The nose on this lovely light gold colored Viognier, smells more like a Gewurtz because of the soap than a Viognier, but with time the honeyed notes of peach, honeysuckle, and honey come out, along with sweet apricot and lovely floral notes. The mouth on this wine is actually quite lovely, and improves greatly with time, showing candied nectarine, lemon, grapefruit, and lovely tart acid, wrapped in a textured and velvety mouthfeel, that brings both sweet and tart notes along with good complexity, lovely acid, melon notes, and crazy pith. The finish is long and tart/acidic, with honey covered fig, quinine, and sweet spices. Bravo!
Well, the OTBN of last week flowed right into Purim this year and that meant there as a lot of wine consumed over a short period of time. That is all fine with me, but it took some time to get this down is all. Though I will be very short this time, I did want to highlight a few wines that surprised me on the good and the bad. The 2011 Hagafen Cabernet Sauvignon opened nicely, but then turned on me very hard – not quite dates, but far too sweet and unbalanced for my liking. The 2010 Carmel Cabernet Franc, while showing nicely in Israel, and lush here was fine for the first few hours, but then went straight to date juice. This was the Israeli label I hand carried back home, so I do not think this wine is long for cellaring – but nice out of the bottle.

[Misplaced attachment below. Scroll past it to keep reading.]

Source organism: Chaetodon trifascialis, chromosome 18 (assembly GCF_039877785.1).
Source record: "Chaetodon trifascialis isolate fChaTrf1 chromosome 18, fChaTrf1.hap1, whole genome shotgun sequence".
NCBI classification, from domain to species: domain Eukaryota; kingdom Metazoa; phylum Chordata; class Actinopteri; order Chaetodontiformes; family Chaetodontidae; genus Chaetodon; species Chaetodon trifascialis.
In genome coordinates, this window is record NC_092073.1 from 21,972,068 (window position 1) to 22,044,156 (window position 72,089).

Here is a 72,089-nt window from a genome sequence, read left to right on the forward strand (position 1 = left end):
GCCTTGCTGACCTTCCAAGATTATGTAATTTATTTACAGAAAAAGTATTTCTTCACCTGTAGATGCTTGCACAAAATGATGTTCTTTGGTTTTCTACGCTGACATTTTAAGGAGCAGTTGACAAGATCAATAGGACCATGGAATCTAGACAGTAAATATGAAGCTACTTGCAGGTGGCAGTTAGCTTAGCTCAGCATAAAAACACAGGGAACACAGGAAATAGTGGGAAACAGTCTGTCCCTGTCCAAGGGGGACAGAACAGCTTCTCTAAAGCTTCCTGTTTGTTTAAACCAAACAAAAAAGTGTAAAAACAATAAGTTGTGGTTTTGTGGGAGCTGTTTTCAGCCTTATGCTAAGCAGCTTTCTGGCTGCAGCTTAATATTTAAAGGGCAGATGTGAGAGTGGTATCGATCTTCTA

Finally, the 2013 Dalton Viognier is ready to go. Last year the wine was tight and closed, and needed a real decanting to bring it to life. That is not needed any longer! It is delightful from the bottle and I think has three or so years left in the tank, but it is clearly ready and very close to peak, if not there already.
The wine notes follow below:
2013 Dalton Viognier Reserve – Score: A- (and more)